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Mini Magazine

Mini Magazine January 2021

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Mini Magazine: the perfect magazine for anyone who wants to get the best out of their classic Mini. Rammed with technical features, advice, inspirational feature cars and plenty of reader involvement. Please note: This digital version of the magazine does not currently include the covermount items or content you would find on printed newsstand copies

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Country:
United Kingdom
Language:
English
Publisher:
Kelsey Publishing Group
Frequency:
Monthly
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$54.03
13 Issues

in this issue

1 min.
welcome

It may say January on the cover - blame the world of publishing - but this is, in fact, the last issue of Mini Magazine for 2020. And with another year passed, we thought we might take a moment to reflect. No-one would argue that 2020 is going to go down as one of the strangest years in living memory. There has been a lot of serious stuff to cope with, but thanks to the good sense of most people, life has continued albeit in a new way. One thing that has really surprised us is the number of project cars which have been brought to completion over the summer. The Mini specialists managed to keep their mail order services running throughout, and as a result, time on furlough for many…

8 min.
stepping back

Jack Ward’s daily is a modern Mini; a John Cooper Works. It’s a cracking car. Fun too. But the car that stirs his soul the most, his real passion, is the 1962 Austin Seven he bought in 2018. It was a purchase that actually came about thanks to the ever-active and friendly Mini Cooper Register. “When I bought my first modern Mini, I joined the Mini Cooper Register,” explains Jack. “I like to be involved in things and I currently hold the post of Youth Co-ordinator.” “Going on the regularity runs, and to shows and events with the Register, piqued my interest in the classic Mini. Yes, the runs were enjoyable in the modern, but people seemed to be having more fun in the older cars. I felt I was missing out,…

1 min.
tech spec

BODY 1962 Austin Mini Seven ENGINE 1293cc, fully-balanced and lightened, Stage 3 unleaded head, roller rockers, SW5 camshaft, LCB manifold and RC40 system, twin HS2 carburettors. Fletcher aluminium radiator. SUSPENSION Rubber cone. Hi-Los. TRANSMISSION Original casing with Magic Wand change modified to accept foursynchro internals. 3.1 diff ratio. BRAKES Cooper S 7.5 inch discs and callipers, Superfin drums, braided hoses, servo. WHEELS AND TYRES Reverse rim steels with 165/70R10 tyres. INTERIOR Cobra front seats, original rear seat, new carpets, STR 5-point harnesses, Custom Cages 6-point rollcage, Brantz International Pro 3 Tripmeter, Helphos spotlight.…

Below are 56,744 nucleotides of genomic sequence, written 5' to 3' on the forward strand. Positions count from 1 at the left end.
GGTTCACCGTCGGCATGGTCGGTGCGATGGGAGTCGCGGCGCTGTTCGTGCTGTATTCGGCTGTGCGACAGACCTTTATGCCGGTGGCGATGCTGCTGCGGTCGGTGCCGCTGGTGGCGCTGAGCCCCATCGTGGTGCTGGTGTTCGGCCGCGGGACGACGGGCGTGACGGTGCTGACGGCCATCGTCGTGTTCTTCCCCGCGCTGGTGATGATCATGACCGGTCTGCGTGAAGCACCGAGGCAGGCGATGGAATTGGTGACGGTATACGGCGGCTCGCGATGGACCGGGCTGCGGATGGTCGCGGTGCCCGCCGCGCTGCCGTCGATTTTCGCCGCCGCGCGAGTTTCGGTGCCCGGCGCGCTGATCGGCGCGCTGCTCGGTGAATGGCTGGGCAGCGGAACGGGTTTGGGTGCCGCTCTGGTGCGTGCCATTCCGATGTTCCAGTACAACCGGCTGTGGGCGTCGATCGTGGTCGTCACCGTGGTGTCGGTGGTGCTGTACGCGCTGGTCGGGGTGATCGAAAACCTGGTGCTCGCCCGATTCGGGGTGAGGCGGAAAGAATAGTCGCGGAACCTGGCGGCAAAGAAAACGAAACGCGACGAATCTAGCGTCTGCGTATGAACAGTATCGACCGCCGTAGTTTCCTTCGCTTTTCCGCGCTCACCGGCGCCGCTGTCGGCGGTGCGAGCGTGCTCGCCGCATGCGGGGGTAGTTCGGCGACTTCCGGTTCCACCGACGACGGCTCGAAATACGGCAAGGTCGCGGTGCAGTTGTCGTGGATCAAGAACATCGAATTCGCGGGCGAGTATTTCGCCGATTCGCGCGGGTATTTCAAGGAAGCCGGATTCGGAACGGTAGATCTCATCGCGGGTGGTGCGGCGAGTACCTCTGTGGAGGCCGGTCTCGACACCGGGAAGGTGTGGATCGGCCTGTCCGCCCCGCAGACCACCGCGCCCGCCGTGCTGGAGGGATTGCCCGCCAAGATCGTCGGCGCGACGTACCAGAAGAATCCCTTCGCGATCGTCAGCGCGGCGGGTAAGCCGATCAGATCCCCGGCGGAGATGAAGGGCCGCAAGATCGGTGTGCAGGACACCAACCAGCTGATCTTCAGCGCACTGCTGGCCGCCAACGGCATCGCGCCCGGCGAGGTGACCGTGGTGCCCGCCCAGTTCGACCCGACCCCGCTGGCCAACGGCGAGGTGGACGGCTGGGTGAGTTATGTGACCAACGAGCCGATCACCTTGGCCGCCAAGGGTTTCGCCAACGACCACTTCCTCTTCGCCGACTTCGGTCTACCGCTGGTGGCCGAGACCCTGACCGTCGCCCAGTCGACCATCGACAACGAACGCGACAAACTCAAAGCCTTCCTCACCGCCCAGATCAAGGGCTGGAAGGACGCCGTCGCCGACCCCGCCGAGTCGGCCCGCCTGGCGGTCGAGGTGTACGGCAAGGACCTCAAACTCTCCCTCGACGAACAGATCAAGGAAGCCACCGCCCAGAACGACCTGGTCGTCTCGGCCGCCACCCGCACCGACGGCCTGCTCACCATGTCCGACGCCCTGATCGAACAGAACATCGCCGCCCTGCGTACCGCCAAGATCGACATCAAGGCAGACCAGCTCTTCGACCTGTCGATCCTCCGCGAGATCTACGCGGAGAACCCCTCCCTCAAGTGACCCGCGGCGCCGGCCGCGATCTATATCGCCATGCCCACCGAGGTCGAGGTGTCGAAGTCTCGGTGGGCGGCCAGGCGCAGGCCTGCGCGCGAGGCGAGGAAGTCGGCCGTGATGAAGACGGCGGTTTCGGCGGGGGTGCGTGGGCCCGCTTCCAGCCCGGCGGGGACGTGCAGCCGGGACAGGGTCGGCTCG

2 min.
dormant mini fetches high price

Along neglected 1965 Mini Cooper S has been sold by Charterhouse in Sherborne for £28,600. The Cooper S, which had lain in a Derbyshire garage for nearly 50 years, sold at the Charterhouse auction of classic cars on 23rd September. “Everyone loves a project, especially one which has been squirreled away for decades,” commented Richard Bromell of Charterhouse. The S is the latest in an increasingly long line of 'discovered' Minis, being offered at auction in an untouched state. Bidding is always fierce and estimates are usually long surpassed before the hammer falls. It is, though, rare to see Coopers finding the way across the auction block as demand is now so high for the sporting models. Incredibly, the Mini Cooper S was last on the road in 1973 when it was driven…

1 min.
med’s project 63

Hinckley-based A-series tuning specialist MED has planned a new project Mini to celebrate its 40th anniversary in 2021. Having built an Appendix K historic race Mini in 2015, before supporting several drivers in the Mini Miglia and Mini Se7en series, MED now turns its attention to a fast road car build. The car of choice is a tidy Speedwell Blue MkI Morris, which started life in Rhodesia as a Complete Knock Down export. The 1963 Mini had been sat quietly waiting for attention in Scotland since 2014 at The Mini Works. The original Rhodesian-made tyres are still fitted, while the original 850 engine and Magic Wand gearchange look to be the correct matching-numbers pairing. “When we started looking for a new project, we fancied an external-hinge car of some description,” says Steve…

2 min.
electrification for any classic mini

Customers can now order Swindon Powertrain’s ready-to-fit electric Classic Mini Kit and explore optional EV upgrades, including a 12 kWhr battery pack, motor controller, onboard charger and DC-DC converter. Swindon Powertrain is now offering a stand-alone electric 80kW continuous (120 kW peak) Classic Mini Kit, which can be used in isolation or in addition to a range of aftermarket Swindon Powertrain EV components such as 12 kWhr battery pack, motor controller, onboard charger and DC-DC converter. Suitable for classic Mini enthusiasts, specialists or EV conversion businesses that want to electrify a classic Mini, order books are now open with prices for the Classic Mini Kit starting at £8,850 + VAT and deliveries commencing from December 2020. Created in response to growing customer demand to electrify classic cars and original Minis in particular,…